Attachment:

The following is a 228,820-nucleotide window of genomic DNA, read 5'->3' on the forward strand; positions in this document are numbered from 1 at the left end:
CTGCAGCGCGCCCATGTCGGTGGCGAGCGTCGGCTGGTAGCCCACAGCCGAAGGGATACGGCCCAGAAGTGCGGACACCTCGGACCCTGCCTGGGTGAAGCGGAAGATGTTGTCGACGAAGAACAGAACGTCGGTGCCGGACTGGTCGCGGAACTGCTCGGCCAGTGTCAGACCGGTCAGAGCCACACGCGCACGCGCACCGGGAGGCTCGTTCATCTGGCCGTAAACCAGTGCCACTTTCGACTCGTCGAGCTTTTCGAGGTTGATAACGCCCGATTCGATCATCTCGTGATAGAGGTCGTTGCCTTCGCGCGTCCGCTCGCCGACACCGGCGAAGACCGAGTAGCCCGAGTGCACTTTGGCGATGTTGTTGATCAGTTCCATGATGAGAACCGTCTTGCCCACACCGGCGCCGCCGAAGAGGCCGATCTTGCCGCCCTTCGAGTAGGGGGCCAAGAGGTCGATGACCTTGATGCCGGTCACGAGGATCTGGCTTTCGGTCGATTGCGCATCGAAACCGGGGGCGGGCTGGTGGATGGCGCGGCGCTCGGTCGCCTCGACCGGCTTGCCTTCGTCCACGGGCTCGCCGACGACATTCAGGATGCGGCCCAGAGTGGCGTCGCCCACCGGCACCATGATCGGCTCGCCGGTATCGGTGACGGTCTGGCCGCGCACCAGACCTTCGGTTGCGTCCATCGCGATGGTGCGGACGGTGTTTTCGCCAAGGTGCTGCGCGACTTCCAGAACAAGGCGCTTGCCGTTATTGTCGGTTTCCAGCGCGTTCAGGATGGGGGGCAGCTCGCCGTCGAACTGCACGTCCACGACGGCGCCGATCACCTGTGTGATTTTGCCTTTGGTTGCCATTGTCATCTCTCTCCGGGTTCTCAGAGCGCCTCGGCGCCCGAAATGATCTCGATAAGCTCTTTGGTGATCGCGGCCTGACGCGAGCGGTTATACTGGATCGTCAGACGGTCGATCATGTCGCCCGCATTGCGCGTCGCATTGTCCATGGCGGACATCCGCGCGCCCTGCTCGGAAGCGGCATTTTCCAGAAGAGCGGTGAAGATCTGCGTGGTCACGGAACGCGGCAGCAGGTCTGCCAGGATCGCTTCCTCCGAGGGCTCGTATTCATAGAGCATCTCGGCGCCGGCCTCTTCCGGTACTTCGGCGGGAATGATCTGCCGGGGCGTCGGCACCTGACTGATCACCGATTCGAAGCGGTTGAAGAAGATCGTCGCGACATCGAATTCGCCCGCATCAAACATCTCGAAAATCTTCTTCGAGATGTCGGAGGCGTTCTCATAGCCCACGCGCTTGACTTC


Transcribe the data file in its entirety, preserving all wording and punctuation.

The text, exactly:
The following is a 228,820-nucleotide window of genomic DNA, read 5'->3' on the forward strand; positions in this document are numbered from 1 at the left end:
CTGCAGCGCGCCCATGTCGGTGGCGAGCGTCGGCTGGTAGCCCACAGCCGAAGGGATACGGCCCAGAAGTGCGGACACCTCGGACCCTGCCTGGGTGAAGCGGAAGATGTTGTCGACGAAGAACAGAACGTCGGTGCCGGACTGGTCGCGGAACTGCTCGGCCAGTGTCAGACCGGTCAGAGCCACACGCGCACGCGCACCGGGAGGCTCGTTCATCTGGCCGTAAACCAGTGCCACTTTCGACTCGTCGAGCTTTTCGAGGTTGATAACGCCCGATTCGATCATCTCGTGATAGAGGTCGTTGCCTTCGCGCGTCCGCTCGCCGACACCGGCGAAGACCGAGTAGCCCGAGTGCACTTTGGCGATGTTGTTGATCAGTTCCATGATGAGAACCGTCTTGCCCACACCGGCGCCGCCGAAGAGGCCGATCTTGCCGCCCTTCGAGTAGGGGGCCAAGAGGTCGATGACCTTGATGCCGGTCACGAGGATCTGGCTTTCGGTCGATTGCGCATCGAAACCGGGGGCGGGCTGGTGGATGGCGCGGCGCTCGGTCGCCTCGACCGGCTTGCCTTCGTCCACGGGCTCGCCGACGACATTCAGGATGCGGCCCAGAGTGGCGTCGCCCACCGGCACCATGATCGGCTCGCCGGTATCGGTGACGGTCTGGCCGCGCACCAGACCTTCGGTTGCGTCCATCGCGATGGTGCGGACGGTGTTTTCGCCAAGGTGCTGCGCGACTTCCAGAACAAGGCGCTTGCCGTTATTGTCGGTTTCCAGCGCGTTCAGGATGGGGGGCAGCTCGCCGTCGAACTGCACGTCCACGACGGCGCCGATCACCTGTGTGATTTTGCCTTTGGTTGCCATTGTCATCTCTCTCCGGGTTCTCAGAGCGCCTCGGCGCCCGAAATGATCTCGATAAGCTCTTTGGTGATCGCGGCCTGACGCGAGCGGTTATACTGGATCGTCAGACGGTCGATCATGTCGCCCGCATTGCGCGTCGCATTGTCCATGGCGGACATCCGCGCGCCCTGCTCGGAAGCGGCATTTTCCAGAAGAGCGGTGAAGATCTGCGTGGTCACGGAACGCGGCAGCAGGTCTGCCAGGATCGCTTCCTCCGAGGGCTCGTATTCATAGAGCATCTCGGCGCCGGCCTCTTCCGGTACTTCGGCGGGAATGATCTGCCGGGGCGTCGGCACCTGACTGATCACCGATTCGAAGCGGTTGAAGAAGATCGTCGCGACATCGAATTCGCCCGCATCAAACATCTCGAAAATCTTCTTCGAGATGTCGGAGGCGTTCTCATAGCCCACGCGCTTGACTTC